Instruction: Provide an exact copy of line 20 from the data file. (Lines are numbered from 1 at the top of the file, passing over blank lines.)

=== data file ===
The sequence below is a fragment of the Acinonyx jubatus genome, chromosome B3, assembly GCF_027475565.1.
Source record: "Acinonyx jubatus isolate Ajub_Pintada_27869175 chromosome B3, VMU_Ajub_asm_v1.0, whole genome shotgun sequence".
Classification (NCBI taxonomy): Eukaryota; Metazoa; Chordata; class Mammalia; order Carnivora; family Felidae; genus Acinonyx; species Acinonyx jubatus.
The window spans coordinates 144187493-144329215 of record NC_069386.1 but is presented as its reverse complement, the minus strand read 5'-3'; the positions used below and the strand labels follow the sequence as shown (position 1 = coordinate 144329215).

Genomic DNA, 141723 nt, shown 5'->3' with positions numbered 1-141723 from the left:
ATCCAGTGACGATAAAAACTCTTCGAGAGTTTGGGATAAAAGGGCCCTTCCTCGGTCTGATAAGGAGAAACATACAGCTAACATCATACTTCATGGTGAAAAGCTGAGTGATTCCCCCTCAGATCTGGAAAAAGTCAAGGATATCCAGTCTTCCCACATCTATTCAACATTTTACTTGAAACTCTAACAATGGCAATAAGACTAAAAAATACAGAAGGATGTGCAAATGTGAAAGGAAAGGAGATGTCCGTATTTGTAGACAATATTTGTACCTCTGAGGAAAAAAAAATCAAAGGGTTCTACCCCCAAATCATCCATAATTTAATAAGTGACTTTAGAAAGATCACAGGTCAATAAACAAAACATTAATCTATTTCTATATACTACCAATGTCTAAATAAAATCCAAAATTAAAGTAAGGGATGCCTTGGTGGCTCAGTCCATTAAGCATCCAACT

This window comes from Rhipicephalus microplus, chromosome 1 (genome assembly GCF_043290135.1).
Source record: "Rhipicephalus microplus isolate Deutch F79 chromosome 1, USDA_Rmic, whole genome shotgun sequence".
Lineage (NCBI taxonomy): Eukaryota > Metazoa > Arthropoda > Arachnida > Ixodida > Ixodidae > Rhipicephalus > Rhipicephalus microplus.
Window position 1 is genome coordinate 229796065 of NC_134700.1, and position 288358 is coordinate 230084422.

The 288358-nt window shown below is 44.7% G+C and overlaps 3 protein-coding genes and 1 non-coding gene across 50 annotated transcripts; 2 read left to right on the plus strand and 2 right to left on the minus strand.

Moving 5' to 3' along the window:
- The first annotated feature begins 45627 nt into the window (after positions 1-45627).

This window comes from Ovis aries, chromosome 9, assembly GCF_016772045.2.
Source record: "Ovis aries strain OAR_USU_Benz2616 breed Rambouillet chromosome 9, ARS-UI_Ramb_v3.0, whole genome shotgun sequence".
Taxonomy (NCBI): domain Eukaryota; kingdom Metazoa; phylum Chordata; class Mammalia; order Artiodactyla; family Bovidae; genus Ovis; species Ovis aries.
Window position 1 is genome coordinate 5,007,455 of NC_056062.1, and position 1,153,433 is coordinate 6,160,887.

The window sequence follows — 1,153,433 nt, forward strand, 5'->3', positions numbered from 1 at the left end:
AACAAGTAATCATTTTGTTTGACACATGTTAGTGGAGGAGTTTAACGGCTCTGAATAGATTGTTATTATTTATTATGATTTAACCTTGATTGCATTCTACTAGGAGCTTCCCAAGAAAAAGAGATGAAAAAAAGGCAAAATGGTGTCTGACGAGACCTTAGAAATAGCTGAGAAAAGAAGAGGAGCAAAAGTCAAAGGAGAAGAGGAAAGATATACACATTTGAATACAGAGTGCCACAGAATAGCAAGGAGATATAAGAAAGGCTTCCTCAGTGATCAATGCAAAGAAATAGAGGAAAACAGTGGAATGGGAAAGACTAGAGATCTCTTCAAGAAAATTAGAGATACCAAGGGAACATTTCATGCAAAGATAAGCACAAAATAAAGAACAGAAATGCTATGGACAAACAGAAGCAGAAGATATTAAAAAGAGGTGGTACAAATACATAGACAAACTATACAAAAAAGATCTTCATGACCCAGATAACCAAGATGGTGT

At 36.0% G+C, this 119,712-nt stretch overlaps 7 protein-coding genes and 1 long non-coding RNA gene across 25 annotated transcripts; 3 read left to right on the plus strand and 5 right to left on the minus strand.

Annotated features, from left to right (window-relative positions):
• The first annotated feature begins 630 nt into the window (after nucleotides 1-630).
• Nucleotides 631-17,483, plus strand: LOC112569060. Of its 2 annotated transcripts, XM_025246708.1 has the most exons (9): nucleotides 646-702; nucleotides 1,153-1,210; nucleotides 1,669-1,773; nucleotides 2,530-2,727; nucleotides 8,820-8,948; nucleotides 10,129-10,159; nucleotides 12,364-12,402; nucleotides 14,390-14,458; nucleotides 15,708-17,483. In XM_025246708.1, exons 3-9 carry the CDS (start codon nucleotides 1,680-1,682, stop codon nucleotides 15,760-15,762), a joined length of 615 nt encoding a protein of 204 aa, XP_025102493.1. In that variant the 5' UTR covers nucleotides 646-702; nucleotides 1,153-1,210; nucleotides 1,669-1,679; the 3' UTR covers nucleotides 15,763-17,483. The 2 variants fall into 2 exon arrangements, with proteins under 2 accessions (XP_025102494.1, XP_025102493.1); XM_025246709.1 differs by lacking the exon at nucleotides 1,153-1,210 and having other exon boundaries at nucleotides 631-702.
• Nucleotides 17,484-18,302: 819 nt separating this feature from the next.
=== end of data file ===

At 36.0% G+C, this 119,712-nt stretch overlaps 7 protein-coding genes and 1 long non-coding RNA gene across 25 annotated transcripts; 3 read left to right on the plus strand and 5 right to left on the minus strand.